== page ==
Why are there no images of those white packages? Wouldn't they move the viewer very deeply?
I am sure they would. But personally I need to draw a line when I feel it is appropriate or not to capture an image. If I will upset a mourning mother carrying her dead child, I will not do it, no matter what.
Some photo critics would not agree with that position, but I don't care. I consider the subject's feelings to be more important than what people back home might think.
I am here not to shock but to touch. Not just the viewer but my subjects as well. But images like that remain within me, burned into my brain.
What was the most powerful question asked of you?
I was asked at one point by a group of male refugees at the Shamshatoo camp (the largest camp in the world) why I didn't turn my efforts to providing them with food or medicine, rather than selling images of their suffering. How many images does the world need to see before understanding and reaching out?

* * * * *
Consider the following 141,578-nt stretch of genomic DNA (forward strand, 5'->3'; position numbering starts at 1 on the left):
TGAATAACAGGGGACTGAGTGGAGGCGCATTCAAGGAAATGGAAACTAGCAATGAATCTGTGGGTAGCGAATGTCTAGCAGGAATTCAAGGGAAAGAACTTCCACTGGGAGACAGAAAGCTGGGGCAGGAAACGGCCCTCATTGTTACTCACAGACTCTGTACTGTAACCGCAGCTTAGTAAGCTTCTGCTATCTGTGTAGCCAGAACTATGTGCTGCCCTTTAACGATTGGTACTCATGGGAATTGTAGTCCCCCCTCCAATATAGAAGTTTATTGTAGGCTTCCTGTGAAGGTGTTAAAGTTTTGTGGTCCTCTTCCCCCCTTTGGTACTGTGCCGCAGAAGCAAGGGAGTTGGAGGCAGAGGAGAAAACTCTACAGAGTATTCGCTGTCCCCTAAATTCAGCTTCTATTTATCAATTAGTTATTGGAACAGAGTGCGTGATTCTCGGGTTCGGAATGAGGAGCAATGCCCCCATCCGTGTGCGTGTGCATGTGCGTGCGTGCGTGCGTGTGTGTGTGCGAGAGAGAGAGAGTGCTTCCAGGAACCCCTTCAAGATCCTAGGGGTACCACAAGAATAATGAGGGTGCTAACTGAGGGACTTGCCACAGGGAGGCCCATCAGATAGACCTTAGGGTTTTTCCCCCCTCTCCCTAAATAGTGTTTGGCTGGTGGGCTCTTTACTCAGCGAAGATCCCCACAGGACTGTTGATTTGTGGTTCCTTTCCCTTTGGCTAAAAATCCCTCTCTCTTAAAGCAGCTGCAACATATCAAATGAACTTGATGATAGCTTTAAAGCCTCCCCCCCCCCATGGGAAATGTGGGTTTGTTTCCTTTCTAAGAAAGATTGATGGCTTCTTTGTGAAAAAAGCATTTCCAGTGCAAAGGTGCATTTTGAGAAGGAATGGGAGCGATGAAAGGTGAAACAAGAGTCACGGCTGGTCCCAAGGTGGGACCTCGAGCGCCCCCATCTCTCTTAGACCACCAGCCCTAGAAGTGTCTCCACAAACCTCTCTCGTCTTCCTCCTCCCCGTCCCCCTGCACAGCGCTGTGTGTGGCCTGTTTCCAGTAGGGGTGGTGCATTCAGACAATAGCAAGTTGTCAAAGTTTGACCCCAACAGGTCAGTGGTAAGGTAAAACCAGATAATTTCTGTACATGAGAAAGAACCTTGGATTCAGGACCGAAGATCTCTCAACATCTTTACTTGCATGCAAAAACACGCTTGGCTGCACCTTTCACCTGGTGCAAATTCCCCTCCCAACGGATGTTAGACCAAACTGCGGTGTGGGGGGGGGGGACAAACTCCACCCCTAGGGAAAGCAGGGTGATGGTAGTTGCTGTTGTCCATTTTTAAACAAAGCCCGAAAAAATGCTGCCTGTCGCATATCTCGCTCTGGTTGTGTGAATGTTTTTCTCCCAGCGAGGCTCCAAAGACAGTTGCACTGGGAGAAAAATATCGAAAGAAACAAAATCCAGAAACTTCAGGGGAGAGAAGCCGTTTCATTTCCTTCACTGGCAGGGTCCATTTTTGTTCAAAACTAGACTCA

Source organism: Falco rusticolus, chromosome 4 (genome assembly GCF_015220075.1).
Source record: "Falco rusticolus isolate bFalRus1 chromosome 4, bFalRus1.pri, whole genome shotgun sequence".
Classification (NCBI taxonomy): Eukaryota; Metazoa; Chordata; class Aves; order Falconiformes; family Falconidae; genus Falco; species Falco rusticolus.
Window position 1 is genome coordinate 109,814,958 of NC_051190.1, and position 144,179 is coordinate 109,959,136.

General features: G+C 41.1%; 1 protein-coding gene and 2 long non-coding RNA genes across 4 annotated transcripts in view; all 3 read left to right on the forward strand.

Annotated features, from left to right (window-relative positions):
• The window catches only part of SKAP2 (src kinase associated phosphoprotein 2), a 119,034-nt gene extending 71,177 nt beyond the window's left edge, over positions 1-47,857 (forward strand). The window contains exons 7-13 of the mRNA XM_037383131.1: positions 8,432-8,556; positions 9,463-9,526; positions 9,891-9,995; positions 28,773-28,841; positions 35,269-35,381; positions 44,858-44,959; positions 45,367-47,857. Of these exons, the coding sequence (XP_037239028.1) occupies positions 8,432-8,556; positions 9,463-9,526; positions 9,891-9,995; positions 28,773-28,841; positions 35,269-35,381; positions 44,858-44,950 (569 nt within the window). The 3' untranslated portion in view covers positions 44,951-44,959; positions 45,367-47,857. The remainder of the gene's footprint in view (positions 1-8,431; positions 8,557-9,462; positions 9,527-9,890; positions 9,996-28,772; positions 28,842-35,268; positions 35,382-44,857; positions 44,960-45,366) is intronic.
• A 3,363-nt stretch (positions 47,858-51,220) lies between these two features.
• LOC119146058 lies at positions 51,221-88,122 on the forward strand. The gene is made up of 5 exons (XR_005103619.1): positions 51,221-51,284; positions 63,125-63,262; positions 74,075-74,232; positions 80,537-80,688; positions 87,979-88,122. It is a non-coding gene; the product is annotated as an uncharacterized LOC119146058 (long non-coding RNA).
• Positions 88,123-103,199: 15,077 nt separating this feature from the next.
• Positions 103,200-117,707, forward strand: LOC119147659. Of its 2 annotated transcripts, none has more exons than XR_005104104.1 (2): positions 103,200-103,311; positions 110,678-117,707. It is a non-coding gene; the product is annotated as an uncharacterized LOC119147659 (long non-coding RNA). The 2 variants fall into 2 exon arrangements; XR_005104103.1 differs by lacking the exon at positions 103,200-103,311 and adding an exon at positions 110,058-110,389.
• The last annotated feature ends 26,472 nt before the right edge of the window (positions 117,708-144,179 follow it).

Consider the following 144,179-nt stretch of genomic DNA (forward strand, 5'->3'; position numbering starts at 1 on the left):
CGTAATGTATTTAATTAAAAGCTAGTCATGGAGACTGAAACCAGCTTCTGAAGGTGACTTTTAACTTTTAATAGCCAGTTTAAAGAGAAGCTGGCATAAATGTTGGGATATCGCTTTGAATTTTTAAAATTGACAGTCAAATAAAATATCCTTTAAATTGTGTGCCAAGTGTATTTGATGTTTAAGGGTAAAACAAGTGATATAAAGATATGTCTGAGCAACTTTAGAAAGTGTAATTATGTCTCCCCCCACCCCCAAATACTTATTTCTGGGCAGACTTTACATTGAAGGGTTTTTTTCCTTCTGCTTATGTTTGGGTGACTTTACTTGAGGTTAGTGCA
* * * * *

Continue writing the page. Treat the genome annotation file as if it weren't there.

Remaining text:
What function do the photographs serve?
Good question. I hope they will draw the viewer closer to the subject. To feel more intimate with the humans in my images.
As I do a lot of writing, I hope one day to publish a book with the stories that go with the pictures, to make the experience even more alive for the viewer.
I am very passionate about involving people in a journey, whatever journey it might be. To bring them along to a place they feel an urge to experience.